Richard Rohr’s meditations on paradox have been especially helpful for me this week. My Facebook friends know that I’ve been sharing them all week (see below). They have spoken to me for many reasons. One reason is related to the current sermon series on Job. The wisdom of Job teaches that reality exists in the paradox of Proverb’s Wisdom being both true and not-true. The mystery of God is that God is the all powerful creator who is “in control,” but creates with randomness and lets things happen that seem out of control.
Another reason this speaks to me is that paradox has been one of my life-long pursuits. I was raised in a highly rationalistic theological structure that lived in the binary system of black/white, right/wrong, in/out. Yet, as I read scripture and thought deeply about theological things, even as a child, I saw paradox. Scripture teaches both election AND free will. Jesus is both God AND man. God gave dietary laws AND told Peter to eat the unclean animals. The church is an exculsive “called out” community AND the Gospel is for EVERYONE. On and on the paradoxes go.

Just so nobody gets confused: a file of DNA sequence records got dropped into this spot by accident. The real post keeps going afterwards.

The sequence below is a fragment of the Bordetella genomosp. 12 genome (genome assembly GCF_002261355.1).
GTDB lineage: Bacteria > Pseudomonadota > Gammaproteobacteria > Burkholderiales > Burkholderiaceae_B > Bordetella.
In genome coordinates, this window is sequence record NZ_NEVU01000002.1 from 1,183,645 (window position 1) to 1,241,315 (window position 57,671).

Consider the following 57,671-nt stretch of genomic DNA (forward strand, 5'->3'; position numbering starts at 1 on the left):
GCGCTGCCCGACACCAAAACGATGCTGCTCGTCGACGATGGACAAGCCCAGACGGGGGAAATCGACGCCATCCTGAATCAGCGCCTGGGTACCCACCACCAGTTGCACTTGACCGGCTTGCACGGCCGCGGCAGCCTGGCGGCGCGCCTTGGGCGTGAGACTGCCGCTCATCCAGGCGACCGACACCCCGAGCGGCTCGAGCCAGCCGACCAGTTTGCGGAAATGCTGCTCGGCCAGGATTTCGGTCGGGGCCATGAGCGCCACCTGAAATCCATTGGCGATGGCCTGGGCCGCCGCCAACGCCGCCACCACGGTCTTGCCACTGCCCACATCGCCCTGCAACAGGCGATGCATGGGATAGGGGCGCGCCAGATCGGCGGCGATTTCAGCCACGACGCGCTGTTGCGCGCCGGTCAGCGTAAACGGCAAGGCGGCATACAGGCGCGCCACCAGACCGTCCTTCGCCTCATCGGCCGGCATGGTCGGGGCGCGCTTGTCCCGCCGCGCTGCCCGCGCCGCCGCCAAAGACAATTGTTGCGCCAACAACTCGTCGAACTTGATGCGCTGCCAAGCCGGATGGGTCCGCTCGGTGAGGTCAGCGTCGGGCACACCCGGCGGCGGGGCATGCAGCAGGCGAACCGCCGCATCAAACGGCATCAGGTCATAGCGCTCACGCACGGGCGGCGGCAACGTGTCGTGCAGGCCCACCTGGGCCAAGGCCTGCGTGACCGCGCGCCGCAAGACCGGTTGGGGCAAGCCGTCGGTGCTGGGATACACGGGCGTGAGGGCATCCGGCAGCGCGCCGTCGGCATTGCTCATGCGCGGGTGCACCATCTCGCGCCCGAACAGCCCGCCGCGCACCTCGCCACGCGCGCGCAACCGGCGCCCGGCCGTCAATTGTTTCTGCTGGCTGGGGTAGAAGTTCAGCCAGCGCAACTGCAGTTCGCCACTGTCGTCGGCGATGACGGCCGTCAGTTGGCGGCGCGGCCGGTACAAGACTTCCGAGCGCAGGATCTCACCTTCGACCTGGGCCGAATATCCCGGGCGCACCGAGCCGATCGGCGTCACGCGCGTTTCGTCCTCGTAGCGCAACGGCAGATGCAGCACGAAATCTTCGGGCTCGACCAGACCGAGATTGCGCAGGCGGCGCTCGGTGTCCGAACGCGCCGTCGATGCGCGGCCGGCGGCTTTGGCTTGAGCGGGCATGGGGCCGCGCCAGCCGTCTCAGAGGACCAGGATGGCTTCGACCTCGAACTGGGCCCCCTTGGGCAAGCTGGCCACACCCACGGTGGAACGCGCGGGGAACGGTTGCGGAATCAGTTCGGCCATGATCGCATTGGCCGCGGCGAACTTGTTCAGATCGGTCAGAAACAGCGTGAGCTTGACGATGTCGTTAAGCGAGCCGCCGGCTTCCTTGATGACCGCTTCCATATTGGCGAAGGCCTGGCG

This proclivity toward paradox is what, I believe, drew me, unknowingly, into the Lutheran tribe. Lutheran theology gets paradox and allows the theologian to live in the tension…and drives a lot of people crazy. I invite you to read what I’ve written about it here and here and here.
I call the space in which we must live the Communicative Zone. Rohr calls it the nondualist mind. It is that place in which we see two opposing perspectives, assess them honestly, acknowledge the truthfulness in each and then hold them in tension with each other, both being valuable perspectives in God’s world. The image below illustrates it as a pendulum that continually swings back and forth between the extremes. It is the movement of the conversation that creates an energy field that is, in my opinion, the love and life of God.
This tension is almost always painful. It is difficult to live here. It is, as Rohr says, the foundation of falling into the abyss. So, if you find yourself in this painful tension, know that you are not alone. Jesus spans the gap with you as he spreads his hands across the beams of the cross to die, so that we might live. The ultimate paradox.
Love on, friend.